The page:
July 23, 2009 (CAIRO) – Sudanese authorities have sued a Sudanese female journalist for writing about the detention of another journalist for wearing trousers two weeks ago.
The Public Order Police (POP) filed a complaint against female reporter Amal Habbani, editor of the column "Tiny Issues" in Ajrass Al Horreya newspaper, after she wrote an article on 12 July 2009 supporting her colleague Lubna Hussein.
Amal was questioned by the press and publication prosecution on 20 July.
The POP accused Amal of defamation. The police authority claimed a compensation of 10 million Sudanese pounds (US$400,000).
Amal wrote an article entitled "Lubna . . . A Case Of Subduing a Woman’s Body," in which she asserted that Lubna’s case is not about fashion, but rather a political tactic to intimidate and terrorize opponents of the general discipline law, which is most oppressive to women.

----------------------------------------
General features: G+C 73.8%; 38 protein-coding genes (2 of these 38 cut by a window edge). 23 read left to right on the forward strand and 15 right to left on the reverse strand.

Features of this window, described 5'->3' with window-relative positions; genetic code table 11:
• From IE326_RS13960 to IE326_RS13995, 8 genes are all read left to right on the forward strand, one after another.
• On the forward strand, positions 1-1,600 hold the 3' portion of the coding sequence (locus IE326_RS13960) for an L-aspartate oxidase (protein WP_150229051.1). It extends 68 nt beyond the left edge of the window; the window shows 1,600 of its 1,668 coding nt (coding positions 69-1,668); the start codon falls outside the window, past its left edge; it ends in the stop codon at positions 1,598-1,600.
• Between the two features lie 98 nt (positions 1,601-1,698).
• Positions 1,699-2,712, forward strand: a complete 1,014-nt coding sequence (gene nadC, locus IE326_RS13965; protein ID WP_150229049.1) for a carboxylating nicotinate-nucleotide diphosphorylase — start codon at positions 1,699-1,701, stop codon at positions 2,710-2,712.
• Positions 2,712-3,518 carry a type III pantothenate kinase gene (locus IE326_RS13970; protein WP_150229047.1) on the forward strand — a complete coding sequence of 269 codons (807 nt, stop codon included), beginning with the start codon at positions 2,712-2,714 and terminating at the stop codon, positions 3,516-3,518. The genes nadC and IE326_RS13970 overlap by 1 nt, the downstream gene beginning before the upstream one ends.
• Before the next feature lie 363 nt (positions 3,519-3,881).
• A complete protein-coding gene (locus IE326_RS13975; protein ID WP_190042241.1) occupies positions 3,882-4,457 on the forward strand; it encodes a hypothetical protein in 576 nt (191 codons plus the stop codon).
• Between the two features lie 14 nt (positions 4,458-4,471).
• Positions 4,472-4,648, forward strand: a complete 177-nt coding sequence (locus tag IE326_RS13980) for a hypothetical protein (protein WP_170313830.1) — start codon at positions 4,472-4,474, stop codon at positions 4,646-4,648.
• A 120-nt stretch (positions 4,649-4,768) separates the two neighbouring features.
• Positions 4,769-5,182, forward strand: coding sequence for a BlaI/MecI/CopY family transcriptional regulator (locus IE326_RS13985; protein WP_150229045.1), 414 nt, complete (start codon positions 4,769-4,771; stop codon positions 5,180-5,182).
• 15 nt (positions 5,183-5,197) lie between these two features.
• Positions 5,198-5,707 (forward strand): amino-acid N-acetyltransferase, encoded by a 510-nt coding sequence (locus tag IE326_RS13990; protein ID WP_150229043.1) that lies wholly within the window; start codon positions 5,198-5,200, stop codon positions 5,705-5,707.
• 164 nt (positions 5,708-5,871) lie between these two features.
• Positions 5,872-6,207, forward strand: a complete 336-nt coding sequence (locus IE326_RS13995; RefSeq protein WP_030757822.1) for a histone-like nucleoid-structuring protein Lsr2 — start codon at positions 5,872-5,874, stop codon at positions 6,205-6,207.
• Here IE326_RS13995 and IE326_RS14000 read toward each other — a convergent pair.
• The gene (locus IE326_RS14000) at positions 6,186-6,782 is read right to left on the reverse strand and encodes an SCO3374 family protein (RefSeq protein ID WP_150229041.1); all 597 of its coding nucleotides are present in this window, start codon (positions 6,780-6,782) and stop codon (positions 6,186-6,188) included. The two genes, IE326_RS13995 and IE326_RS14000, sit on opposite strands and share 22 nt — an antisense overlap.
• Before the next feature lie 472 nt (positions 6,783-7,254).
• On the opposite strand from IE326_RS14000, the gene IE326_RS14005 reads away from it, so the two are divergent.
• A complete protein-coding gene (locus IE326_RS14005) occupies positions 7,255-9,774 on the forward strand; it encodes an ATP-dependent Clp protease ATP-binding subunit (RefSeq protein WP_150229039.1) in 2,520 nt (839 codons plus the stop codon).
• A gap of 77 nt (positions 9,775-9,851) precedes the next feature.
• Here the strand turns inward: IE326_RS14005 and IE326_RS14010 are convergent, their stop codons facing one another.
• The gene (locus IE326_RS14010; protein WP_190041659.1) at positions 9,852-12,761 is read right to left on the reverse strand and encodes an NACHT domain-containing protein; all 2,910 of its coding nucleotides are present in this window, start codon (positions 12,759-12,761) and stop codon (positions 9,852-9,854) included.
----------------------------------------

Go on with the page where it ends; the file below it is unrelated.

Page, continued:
The Arabic Network for Human Rights Information (ANHRI) condemned in a statement released today the Sudanese authorities for continuing to persecute reporters and oppress all voices defending freedom of expression.
ANHRI requests that the Sudanese government abolish or change the public discipline law, one of the most oppressive and discriminating laws against women, as it violates basic individual freedoms.
Lubna Hussein, editor of the column "Men’s Talk", was recently tried in the general discipline court, after being accused of "sensational dressing up." The general discipline police authority considered Lubna’s dressing style a threat to the values and virtues of Sudanese society. Conviction, following such an accusation, results in receiving 40 whips in public as per Article 152/1991 of the criminal law.